PROVIDENCE — Of all the damning findings that researchers at Johns Hopkins University included in their review of the Providence School Department this spring, there is one issue that state Education Commissioner Angélica Infante-Green has repeatedly vowed to address: attendance.
“We were particularly struck by the high incidence of teacher and student absenteeism, which appears closely linked to school culture and safety,” the review team stated in its report.
While Providence’s struggles with student absenteeism have been well-documented, the alarming number of school days missed by teachers is now coming under more scrutiny as the state prepares to take control of the district.
A Globe review of attendance data found 500 city teachers were marked absent no fewer than 18 times during the 2018-2019 school year, meaning they missed at least 10 percent of the school year. Students who are absent that often are labeled “chronically absent,” though there is no similar description for teachers who frequently miss school.
The figures, provided by the School Department through a public records request, cover all reported absences, including sick and personal days, as well as occasions when teachers were attending a professional development training. The district didn’t separate long-term absences — like maternity leave or extended illnesses — which may account for why dozens of teachers missed more than 50 days during the year.
At least 300 teachers — about 15 percent of the city’s educators — missed from 18 to 30 days last year, sparking concern from city leaders that some may be taking advantage of a generous provision in their union contract that allows them to receive up to 15 sick days a year, and roll unused days over. Teachers also get two personal days a year.
In five of the country’s seven largest school districts, including New York City’s and Miami-Dade County’s, teachers are allowed 10 sick days each year, according to union contracts published by the National Council on Teacher Quality. Among New England cities, Boston and New Haven mirror Providence with 15 sick days, while Hartford gives teachers 20 sick days.
Raegen Miller, a research adviser at FutureEd, a think tank at Georgetown University’s McCourt School of Public Policy, said it’s clear that student outcomes can take a hit when children are exposed to too many substitute teachers. In Providence’s case, a shortage of substitutes in recent years has left school district leaders scrambling to find any adult to monitor students on days when teachers are absent.
“When the regular teacher is absent, the replacement teacher is not necessarily able to keep the instructional ball rolling,” Miller said.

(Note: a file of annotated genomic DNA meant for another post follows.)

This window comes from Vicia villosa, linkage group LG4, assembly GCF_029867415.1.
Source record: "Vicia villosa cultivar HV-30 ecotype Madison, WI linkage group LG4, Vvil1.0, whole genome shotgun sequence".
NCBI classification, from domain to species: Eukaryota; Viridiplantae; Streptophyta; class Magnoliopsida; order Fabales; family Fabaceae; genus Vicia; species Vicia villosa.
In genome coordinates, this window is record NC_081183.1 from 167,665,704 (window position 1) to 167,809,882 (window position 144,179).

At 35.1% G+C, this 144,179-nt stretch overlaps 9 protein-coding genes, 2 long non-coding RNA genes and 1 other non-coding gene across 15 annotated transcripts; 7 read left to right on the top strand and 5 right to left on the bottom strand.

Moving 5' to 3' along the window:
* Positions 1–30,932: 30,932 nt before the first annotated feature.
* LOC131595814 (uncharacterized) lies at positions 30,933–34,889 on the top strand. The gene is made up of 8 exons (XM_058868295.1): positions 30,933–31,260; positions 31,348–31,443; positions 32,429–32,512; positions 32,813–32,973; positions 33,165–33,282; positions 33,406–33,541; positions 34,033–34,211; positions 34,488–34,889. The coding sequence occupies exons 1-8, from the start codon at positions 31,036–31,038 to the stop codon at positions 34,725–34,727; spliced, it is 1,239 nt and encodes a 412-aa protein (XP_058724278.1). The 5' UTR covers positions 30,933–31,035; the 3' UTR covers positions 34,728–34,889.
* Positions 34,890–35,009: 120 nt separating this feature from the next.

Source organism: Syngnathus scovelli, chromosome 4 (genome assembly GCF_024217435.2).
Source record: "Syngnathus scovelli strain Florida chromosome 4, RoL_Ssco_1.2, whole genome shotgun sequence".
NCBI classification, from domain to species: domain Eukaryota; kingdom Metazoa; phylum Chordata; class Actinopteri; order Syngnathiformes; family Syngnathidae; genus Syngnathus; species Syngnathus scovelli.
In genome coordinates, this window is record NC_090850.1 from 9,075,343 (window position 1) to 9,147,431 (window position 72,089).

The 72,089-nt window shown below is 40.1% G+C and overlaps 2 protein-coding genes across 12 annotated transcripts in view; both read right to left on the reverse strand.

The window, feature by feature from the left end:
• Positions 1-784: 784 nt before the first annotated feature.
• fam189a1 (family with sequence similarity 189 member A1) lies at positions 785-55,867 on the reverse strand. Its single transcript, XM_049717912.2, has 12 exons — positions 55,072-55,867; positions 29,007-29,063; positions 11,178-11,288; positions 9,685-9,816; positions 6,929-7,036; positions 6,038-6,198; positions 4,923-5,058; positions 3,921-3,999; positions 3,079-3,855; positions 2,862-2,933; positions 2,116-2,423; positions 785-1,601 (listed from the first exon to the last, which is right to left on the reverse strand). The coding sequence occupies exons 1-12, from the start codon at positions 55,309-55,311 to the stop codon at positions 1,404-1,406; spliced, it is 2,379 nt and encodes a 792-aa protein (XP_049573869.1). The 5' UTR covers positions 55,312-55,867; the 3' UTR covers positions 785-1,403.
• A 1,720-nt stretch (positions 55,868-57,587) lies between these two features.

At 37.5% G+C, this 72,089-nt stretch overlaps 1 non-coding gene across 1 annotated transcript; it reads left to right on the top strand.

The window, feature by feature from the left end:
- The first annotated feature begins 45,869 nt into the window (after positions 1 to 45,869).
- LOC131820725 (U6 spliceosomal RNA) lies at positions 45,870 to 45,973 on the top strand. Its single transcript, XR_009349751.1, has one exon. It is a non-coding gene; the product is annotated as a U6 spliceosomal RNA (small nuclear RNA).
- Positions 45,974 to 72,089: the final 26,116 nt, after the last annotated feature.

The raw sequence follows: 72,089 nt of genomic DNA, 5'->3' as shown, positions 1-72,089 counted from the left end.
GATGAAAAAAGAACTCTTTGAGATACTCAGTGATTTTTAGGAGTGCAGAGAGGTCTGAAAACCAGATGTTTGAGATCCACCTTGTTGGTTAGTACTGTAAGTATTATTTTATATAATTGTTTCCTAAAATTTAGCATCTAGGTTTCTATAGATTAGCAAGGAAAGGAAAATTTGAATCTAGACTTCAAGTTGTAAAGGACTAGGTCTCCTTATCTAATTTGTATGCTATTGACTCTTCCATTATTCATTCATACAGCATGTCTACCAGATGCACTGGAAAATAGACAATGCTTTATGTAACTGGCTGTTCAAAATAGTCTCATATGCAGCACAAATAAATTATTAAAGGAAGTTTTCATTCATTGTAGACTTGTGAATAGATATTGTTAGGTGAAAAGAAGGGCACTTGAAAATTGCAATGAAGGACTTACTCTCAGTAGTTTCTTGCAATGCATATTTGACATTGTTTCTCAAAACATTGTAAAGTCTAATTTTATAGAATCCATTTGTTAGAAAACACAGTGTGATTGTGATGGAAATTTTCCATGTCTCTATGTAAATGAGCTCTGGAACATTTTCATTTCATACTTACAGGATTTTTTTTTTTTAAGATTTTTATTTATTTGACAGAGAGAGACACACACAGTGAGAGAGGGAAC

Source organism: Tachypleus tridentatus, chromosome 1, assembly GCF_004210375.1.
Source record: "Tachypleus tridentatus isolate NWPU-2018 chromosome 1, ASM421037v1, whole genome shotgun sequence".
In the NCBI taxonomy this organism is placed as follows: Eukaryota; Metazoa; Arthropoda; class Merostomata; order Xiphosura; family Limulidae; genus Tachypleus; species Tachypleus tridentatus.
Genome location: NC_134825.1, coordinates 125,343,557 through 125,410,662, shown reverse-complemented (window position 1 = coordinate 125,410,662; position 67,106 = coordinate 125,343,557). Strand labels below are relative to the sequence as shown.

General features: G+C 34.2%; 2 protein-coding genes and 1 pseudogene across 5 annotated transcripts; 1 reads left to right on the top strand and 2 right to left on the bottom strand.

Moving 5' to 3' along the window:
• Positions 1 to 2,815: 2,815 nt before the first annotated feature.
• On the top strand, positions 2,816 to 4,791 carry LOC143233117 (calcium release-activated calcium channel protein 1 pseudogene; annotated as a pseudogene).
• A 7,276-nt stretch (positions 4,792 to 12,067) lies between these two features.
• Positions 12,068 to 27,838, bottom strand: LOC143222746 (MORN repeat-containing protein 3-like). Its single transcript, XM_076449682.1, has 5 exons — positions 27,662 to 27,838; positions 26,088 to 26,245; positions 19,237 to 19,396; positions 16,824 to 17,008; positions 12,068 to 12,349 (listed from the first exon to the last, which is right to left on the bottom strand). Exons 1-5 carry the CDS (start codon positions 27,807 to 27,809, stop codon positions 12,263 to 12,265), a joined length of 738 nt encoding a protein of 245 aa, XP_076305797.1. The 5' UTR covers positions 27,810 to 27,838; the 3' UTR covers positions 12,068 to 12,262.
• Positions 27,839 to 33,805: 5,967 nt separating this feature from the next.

Rhode Island is the only state that agreed to track teacher attendance as part of its federal accountability plan under the Obama-era Every Student Succeeds Act. After the state released its first batch of teacher absenteeism rates, following the 2017-2018 school year, Mayor Jorge Elorza and School Department officials said the results were unacceptable.
In January, Elorza and then-superintendent Christopher Maher warned teachers they could face discipline for abusing sick time. At the time, the district released a chart showing teachers were far more likely to be out of work on Mondays and Fridays.
Maribeth Calabro, president of the Providence Teachers Union, said she has worked with the city to address absenteeism.
“Any teacher found abusing sick time or, that had established a pattern, was brought to human resources for a pre-disciplinary hearing, due process and some have received consequences, including loss of pay,” Calabro said in an e-mail.
But Calabro also said she believes the absenteeism data provided to the Globe are flawed. She suggested absences for professional development and bereavement, as well as personal days, should not be counted. Around 230 teachers — or about 10 percent of the union — used at least 18 sick days.
Calabro has also said she’s open to discussing changes in the union contract with Infante-Green, but it’s unclear if the state plans to target sick days during collective bargaining. The union’s contract expires next year.
Aside from negotiating a reduction in sick days in the union contract, some districts have agreed to pay teachers to avoid using sick days, according to Marguerite Roza, director of Georgetown’s Edunomics Lab.
Roza said one technique has been to cut teachers a check at the end of each school year for any sick days they don’t use. Providence pays a portion of unused sick time to teachers when they retire.
Other districts, Roza said, have attempted to assign high-ranking employees to fill in as substitutes, striking fear in teachers who might not have a good reason to call in sick.
“If you’re the kindergarten teacher and the substitute is the superintendent, you might think twice about taking the day off,” Roza said.
Roza said using a high number of substitute teachers can be a financial hit for any school system. Providence pays $150 a day for substitutes in their first year on the job, and $200 a day for those with more than one year of experience.
For the upcoming school year, the district expects to spend more than $7 million on substitutes.
Infante-Green has not said how the state plans to address teacher and student absenteeism, except to say all schools will begin using software that informs parents when their children or their kids’ teachers are missing school too often.
Elorza was more direct. In a statement, he said it’s clear “that our teachers must be present and ready to teach in order for our students to succeed.”
“Instilling a culture of accountability within our schools is a critical piece of providing every student a quality education that prepares them to achieve in the classroom and beyond,” Elorza said. “We expect the turnaround process to prioritize solutions to this issue.”